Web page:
Syscob Support's picture

In addition to the technical considerations (remember last August?) consider the user on a restricted download limit by his ISP. Some plans here allow as little as 500MB in a month and charge $0.20, or more, per MB (over $200 per gigabyte) after that limit.

Will Redmond pick up the tab when thier updates push him over his limit?

Boots66's picture

I started to gasp at your first sentence, but bit my tongue and read on...Then I let out my breath. BUT here is my caveat! Stop allowing any developers of programs to setup their apps to automatically go to the 'C' drive to install OR failing any win-sin situation there, then as you said, have the OS automatically go to a seperate partition called 'W' for Windows, and install it and the drivers ONLY there. Then send the Updates to 'W' - Conflict? - Then the issue is on 'W' only. The setting up of 'W' would become something that Microsoft and the equipment manufacturers would have to deal with as trying to get developers to change their program layout....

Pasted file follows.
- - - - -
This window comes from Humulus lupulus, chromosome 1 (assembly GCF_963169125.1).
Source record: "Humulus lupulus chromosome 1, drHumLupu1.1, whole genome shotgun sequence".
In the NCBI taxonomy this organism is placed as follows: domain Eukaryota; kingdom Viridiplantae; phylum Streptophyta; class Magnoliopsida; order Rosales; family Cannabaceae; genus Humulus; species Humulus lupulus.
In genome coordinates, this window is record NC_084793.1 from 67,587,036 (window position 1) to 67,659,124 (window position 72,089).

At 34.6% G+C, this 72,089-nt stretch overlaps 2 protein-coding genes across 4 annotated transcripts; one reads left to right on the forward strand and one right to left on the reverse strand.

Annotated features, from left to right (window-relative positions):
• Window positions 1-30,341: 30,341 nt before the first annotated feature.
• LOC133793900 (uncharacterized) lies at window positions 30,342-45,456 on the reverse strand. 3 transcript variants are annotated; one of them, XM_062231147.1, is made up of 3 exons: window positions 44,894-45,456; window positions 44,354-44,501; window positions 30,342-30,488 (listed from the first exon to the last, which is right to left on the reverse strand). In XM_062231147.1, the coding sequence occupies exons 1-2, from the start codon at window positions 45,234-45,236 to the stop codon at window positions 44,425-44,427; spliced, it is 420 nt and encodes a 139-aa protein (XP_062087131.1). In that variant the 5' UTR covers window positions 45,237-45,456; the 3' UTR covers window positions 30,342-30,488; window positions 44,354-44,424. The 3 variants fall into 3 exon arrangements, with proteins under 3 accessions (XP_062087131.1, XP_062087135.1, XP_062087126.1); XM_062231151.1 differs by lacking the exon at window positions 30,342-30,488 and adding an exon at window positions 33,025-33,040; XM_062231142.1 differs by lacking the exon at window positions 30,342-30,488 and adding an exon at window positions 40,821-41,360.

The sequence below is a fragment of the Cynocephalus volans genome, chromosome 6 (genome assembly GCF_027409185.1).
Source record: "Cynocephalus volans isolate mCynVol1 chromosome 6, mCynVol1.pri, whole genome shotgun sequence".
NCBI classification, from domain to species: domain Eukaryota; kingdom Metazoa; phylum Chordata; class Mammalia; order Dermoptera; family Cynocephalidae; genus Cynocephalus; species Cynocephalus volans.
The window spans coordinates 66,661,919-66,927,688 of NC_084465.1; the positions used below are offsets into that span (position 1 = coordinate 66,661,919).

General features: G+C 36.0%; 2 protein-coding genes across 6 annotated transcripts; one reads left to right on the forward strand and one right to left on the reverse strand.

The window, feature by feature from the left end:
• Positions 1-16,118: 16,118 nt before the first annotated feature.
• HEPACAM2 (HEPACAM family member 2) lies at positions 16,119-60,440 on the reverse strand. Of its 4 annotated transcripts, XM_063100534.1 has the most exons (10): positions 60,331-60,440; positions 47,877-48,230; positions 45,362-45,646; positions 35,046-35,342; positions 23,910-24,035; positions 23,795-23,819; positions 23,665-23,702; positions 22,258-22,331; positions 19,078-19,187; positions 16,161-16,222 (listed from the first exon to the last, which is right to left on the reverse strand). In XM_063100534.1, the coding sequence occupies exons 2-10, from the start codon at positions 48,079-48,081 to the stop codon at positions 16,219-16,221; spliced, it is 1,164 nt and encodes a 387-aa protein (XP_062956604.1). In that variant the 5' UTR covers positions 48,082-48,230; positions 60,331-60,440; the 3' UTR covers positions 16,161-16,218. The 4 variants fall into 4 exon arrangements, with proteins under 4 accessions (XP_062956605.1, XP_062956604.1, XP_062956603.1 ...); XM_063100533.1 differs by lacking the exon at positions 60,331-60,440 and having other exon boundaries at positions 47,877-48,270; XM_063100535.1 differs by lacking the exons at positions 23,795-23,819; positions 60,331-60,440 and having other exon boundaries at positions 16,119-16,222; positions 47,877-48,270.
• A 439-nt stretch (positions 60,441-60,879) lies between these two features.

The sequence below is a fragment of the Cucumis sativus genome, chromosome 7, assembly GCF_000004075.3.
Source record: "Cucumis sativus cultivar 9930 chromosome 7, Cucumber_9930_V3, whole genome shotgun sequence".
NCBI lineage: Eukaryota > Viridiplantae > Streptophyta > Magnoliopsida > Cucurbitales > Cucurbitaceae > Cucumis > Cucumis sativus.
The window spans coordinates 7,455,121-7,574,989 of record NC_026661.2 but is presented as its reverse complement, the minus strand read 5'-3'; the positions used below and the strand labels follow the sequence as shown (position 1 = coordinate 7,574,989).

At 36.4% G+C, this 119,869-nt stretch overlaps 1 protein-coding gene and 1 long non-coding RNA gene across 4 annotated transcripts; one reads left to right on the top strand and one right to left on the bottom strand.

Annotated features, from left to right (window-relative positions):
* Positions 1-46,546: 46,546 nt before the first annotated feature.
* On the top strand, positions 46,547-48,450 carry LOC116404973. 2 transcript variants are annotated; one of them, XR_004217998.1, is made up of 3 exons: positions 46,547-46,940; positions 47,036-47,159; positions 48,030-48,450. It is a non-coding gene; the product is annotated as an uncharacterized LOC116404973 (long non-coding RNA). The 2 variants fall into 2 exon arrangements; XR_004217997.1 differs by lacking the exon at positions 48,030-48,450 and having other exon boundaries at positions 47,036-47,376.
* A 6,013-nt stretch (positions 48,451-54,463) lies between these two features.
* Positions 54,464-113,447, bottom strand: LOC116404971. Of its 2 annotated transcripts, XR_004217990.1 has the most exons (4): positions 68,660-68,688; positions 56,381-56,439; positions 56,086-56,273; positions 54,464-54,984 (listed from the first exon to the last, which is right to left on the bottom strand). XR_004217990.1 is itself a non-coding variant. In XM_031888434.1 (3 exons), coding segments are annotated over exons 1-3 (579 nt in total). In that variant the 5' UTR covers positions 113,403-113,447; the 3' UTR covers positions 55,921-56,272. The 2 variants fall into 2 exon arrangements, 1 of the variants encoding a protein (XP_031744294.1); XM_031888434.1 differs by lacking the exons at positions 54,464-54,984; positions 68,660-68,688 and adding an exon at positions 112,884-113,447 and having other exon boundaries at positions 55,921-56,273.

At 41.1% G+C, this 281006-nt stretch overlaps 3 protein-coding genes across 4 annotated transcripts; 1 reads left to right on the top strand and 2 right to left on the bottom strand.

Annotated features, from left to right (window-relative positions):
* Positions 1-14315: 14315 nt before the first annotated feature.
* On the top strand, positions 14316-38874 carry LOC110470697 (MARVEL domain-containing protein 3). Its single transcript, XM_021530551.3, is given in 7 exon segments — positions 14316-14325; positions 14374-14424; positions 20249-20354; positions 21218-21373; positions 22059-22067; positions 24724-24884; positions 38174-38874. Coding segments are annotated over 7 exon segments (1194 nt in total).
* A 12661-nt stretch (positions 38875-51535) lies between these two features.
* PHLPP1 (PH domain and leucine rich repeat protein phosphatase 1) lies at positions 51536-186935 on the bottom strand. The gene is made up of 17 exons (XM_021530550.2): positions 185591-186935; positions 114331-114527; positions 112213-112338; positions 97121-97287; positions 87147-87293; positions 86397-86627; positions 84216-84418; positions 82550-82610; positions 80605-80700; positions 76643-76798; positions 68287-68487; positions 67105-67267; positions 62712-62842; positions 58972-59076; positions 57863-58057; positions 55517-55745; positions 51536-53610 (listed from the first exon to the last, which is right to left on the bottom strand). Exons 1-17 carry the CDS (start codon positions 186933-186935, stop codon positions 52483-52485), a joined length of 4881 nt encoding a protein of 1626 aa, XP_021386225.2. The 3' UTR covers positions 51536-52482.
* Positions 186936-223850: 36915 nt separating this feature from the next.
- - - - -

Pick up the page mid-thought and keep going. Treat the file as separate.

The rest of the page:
Dennis Faas's picture

I've been separating user files from the operating system since the days of Windows 95 and 98 (when I start using disk images). Also, it's easy enough to choose another location during a program setup to have it store its files onto another partition. I do that as well in order to keep reduce the size of the disk image backup. There are only a handful of programs that will store files onto the C drive by default without any option to store elsewhere. All the technology is here today to do what I said in my previous comment - it just takes careful planning and some basic understanding. Disk images are the way to go if you want bulletproof backups without any worry.